Before the pleas could be answered, federal authorities demanded that state and local governments give several assurances: that prevailing wages would be paid; that imported labor would not compete with available local labor; that the employer would provide housing and transportation; and that the labor be entirely voluntary. But most importantly, the state and county were to guard the workers, largely from any locals who may have been harboring anti-Japanese sentiments. Essentially, federal officials wanted guarantees that going along with this would not create headaches for them.Footnote 2 Certainly, Malheur County officials were anxious to move forward: "The farmers in this area have approached us repeatedly in the past few weeks to try to get Japs in here because other labor was not available. Many of the farmers are faced with the problem of plowing their beets under if labor can not be had within the next few days." They further assured that "we are confident that our local constituted authority can maintain law and order in case the Japanese are brought in here from Portland."Footnote 3 Finally, federal officials agreed to the plan:

The recruitment of workers disappointed the governor and farmers. Japanese Americans, fresh from abandoning their lives to move to the Portland Assembly Center, were skeptical of the hard sell technique of recruiters. And they were downright alarmed at the rhetoric that had come from some of the Caucasian zealots in Malheur County. A representative of the Japanese American Citizens League (JACL) conveyed these concerns to Governor Sprague: "I believe it is too much to expect evacuees to jump at the opportunity of working in the sugar beet fields, when you consider that the very area from which the request comes now, only a few weeks ago made the statement to your office that they would take vigilante action if the Japanese were allowed to go into Malheur County. Reassurance is not sufficient, there must be absolute guarantee of the provisions of the agreement with the employers. I have the utmost confidence in the people of Oregon on this subject matter." JACL Letter from Hito OkadaFootnote 5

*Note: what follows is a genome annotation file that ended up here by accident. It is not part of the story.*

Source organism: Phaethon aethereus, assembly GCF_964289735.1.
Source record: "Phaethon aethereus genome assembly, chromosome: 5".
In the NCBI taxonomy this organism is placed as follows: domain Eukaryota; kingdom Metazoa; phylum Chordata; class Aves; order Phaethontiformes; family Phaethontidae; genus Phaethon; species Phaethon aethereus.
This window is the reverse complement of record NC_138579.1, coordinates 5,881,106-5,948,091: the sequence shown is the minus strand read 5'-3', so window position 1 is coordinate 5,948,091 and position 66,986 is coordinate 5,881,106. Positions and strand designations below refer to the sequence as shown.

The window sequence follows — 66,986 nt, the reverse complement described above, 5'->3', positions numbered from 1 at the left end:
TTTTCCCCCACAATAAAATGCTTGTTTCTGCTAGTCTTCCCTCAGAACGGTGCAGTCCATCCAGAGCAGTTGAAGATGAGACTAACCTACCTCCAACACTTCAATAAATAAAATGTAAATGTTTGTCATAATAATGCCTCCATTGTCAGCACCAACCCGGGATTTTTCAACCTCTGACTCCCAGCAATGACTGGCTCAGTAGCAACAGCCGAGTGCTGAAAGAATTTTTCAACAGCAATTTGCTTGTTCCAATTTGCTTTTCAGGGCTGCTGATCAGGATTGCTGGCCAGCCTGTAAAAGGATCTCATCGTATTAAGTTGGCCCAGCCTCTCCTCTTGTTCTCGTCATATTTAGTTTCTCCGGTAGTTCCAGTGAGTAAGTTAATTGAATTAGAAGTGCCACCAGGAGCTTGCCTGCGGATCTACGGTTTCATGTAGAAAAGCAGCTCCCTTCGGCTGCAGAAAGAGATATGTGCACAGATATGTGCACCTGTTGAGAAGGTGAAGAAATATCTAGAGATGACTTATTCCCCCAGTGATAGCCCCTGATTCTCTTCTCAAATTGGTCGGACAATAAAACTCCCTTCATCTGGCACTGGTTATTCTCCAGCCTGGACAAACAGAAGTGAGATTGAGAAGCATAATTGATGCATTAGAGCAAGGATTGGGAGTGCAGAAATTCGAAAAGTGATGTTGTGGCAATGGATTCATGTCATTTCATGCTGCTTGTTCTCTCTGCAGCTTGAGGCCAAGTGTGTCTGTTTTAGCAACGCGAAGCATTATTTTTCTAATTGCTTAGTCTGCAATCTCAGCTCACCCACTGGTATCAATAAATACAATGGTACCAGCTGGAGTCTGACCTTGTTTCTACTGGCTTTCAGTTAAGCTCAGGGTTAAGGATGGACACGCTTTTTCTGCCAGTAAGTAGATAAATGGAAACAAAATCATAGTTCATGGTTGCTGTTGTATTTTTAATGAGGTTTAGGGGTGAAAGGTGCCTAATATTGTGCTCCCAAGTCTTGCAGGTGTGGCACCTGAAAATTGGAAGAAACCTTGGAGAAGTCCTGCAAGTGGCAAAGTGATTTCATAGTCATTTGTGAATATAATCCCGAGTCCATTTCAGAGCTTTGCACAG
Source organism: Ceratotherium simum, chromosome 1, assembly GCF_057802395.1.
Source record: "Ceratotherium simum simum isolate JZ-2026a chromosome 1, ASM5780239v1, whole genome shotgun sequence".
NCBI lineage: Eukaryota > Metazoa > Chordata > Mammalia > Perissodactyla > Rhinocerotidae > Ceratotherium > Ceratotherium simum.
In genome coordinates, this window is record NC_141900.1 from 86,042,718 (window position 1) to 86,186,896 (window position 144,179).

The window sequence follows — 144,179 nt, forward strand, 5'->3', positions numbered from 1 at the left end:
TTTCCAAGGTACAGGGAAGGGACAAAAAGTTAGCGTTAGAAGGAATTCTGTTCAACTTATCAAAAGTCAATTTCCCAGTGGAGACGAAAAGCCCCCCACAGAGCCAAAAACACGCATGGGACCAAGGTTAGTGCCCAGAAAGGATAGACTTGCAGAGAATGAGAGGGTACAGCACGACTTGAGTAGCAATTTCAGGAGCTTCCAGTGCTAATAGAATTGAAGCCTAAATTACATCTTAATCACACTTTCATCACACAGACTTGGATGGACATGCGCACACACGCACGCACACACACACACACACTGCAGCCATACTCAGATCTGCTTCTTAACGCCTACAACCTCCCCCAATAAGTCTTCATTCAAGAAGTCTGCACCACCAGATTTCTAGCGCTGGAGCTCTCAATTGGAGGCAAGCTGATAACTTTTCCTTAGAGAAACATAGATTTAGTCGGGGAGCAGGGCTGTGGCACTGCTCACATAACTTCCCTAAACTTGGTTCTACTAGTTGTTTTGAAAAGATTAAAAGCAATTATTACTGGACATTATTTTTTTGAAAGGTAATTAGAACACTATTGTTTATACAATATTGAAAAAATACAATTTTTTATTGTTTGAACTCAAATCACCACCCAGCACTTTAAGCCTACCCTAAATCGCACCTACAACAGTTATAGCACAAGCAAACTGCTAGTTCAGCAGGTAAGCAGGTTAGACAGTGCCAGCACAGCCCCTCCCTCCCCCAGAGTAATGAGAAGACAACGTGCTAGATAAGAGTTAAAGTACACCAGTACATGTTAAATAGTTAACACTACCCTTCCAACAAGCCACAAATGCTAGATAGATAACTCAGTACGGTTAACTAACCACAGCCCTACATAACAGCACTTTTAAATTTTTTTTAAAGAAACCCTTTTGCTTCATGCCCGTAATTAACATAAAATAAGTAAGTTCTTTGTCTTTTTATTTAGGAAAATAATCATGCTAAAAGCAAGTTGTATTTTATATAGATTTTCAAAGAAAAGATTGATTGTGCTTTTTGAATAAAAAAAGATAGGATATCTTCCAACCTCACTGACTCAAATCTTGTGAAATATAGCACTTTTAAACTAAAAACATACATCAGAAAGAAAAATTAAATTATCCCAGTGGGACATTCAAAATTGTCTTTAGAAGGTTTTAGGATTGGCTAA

New Routines Set

Family of 7 seated around a table eating.
Japanese Americans at the Farm Security Administration camp at Nyssa share a meal. Many families were reluctant to leave internment camps to work in the sugar beet fields, partially based on concerns about anti-Japanese sentiments in the area. (Library of Congress, image no. fsa 8c25222)
Eventually, the spring crisis was averted by the actions of 43 young Nisei who went to Malheur County to thin the sugar beet crop. They agreed to telephone and wire other evacuees and encourage them to help. The effort worked and by June 11 farmers reached the target of 400 workers. While some of the crop had been plowed under, the majority was saved, prompting the president of the Amalgamated Sugar Company to offer his "sincere appreciation" to Governor Sprague: "There was, of course, some loss of sugar beet acreage as a result of the labor shortage. However, that acreage represents only a fraction of what might have been lost had we not enjoyed such splendid cooperation from your office. The successful employment of Japanese as farm workers in Malheur County has not only benefited Oregon but has served to demonstrate to areas in other states a solution to a very serious problem."Footnote 6